For eight percent of the population, their bodies are their own worst enemies. Diagnosed with an autoimmune or autoinflammatory disease, these patients are victims of their own in-built defense system which has, for some reason, switched allegiance and is now mistakenly attacking healthy tissue and organs.
Most often, these diseases are treated with drugs such as steroids that broadly suppress immunity. However, these medicines are often only partially effective and can make patients more susceptible to infection.
Main image: Dendritic cells process antigen material and present it on the cell surface to T-cells. Image source: Shutterstock
But advances in the understanding of the immune system are offering fresh hope. Our Autoimmunity, Transplantation & Inflammation (ATI) disease team is at the forefront of translational science revealing how and why the immune system malfunctions. Thanks to our insights into the causes of autoimmune diseases, we are now able to identify the specific elements of the immune system that have gone awry so we can develop highly targeted therapies and, ultimately, aim for cure.
Novartis blazed a trail in the field of immunotherapy in the 1980s by originating the immunosuppressant cyclosporine that helped make organ transplantation an everyday occurrence.
Since then, we have developed breakthrough treatments for a variety of diseases caused by disorders in the immune system. For instance, we pioneered a novel first-line multiple sclerosis (MS) treatment, the first in a new class of drugs called sphingosine 1-phosphate receptor modulators, shown to significantly reduce relapses and delay disability progression. In MS, the immune system damages the covering that protects nerve fibers in the central nervous system. It is believed that this drug works by reducing the immune system’s attack on the nervous system.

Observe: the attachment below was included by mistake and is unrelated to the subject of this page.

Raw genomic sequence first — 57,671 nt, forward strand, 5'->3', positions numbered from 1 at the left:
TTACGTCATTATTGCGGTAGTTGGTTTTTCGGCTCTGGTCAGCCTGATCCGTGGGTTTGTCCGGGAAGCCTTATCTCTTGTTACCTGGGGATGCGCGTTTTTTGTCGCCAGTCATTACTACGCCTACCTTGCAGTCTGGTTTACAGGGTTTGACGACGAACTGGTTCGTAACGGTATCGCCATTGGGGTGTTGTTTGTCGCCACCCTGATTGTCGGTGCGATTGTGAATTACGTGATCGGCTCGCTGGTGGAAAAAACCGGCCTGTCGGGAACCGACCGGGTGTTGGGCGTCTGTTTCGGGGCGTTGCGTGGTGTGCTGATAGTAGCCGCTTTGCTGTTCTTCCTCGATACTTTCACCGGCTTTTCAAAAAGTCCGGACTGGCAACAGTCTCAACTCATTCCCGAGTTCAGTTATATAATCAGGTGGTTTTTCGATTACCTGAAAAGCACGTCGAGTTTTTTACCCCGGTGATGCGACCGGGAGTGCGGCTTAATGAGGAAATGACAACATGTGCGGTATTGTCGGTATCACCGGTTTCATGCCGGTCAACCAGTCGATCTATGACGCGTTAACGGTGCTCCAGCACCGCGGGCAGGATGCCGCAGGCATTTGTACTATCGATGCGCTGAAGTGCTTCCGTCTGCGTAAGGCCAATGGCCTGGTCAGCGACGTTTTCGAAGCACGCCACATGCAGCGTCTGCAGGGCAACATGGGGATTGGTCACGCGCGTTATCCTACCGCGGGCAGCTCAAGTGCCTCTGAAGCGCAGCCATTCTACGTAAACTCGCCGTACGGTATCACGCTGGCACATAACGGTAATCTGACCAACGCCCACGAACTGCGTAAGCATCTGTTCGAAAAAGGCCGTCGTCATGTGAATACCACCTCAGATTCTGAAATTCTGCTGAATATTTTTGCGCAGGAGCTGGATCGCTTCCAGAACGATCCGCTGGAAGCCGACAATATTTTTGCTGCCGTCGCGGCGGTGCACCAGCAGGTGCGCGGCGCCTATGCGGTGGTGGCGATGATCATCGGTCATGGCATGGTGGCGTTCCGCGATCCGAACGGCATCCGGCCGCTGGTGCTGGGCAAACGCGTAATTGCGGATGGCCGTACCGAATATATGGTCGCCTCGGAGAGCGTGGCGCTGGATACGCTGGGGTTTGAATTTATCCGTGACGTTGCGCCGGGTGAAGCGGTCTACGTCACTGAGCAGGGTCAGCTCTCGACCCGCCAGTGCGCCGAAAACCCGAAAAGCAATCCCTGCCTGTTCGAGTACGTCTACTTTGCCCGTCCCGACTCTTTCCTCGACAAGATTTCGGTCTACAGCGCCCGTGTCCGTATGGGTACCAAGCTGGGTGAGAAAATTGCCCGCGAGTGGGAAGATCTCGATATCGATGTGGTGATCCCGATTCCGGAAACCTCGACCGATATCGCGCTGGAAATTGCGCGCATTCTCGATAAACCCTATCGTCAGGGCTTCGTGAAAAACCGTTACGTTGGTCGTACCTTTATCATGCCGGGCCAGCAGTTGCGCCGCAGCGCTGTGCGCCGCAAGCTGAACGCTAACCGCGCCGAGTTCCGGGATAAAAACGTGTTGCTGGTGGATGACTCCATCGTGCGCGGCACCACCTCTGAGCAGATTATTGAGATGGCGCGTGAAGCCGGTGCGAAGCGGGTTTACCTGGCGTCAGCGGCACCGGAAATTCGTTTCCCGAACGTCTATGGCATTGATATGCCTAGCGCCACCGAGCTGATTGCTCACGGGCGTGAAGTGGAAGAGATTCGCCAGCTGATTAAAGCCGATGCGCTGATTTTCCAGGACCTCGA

We are also pioneering new research for the treatment of rheumatic diseases including rheumatoid arthritis, ankylosing spondylitis, Sjoegren’s syndrome and systemic lupus erythematosus, and are making headway on dermatological diseases, too. In 2015, we launched a targeted treatment for plaque psoriasis, a common autoimmune condition. It is not just a cosmetic problem, but a persistent, often distressing disease that affects many aspects of daily life. This treatment also shows effects in symptoms of psoriatic arthritis, a frequent complication.
We are now exploring potential treatments for other poorly understood long-term skin conditions such as atopic dermatitis, hidradenitis suppurativa, chronic urticaria and vitiligo.
Tolerance therapy: the next frontier?
One of the most promising areas of ATI research is the induction of immune tolerance. Tolerance therapies target only the immune cells that react to the specific self-antigen causing the autoimmune disease. The aim is to activate those immune cells with regulatory properties, thus counterbalancing the unwanted self-immune response. Because these therapies do not cause general immune suppression, they can treat the immune disorder without making patients more vulnerable to infection.
We currently have a range of tolerance projects in the pipeline, including through our collaboration with Parvus Therapeutics, a Canadian biotech firm, on the induction of tolerance in type 1 diabetes.
Immune dysfunction taking center stage
Increasingly, we are uncovering common biological pathways uniting different immune disorders around the body. In time, this may prompt changes to the way inflammatory diseases are defined and classified. More importantly, it has already enabled us to expand the application of some of our drugs to treat multiple inflammatory diseases. Many of our current clinical trials are following this paradigm.
Our research is pointing to the central role of immune dysfunction in diseases not usually viewed as immune-mediated or driven by an inflammatory process. These include neurodegenerative, cardiovascular and renal diseases. Today, for example, colleagues in Novartis are exploring the possibility that one of our most successful treatments for a range of inflammatory disorders could also be used in fighting atherosclerosis. In the coming years, it may be that our work in ATI transforms how medicine deals with some of the world’s most urgent health challenges.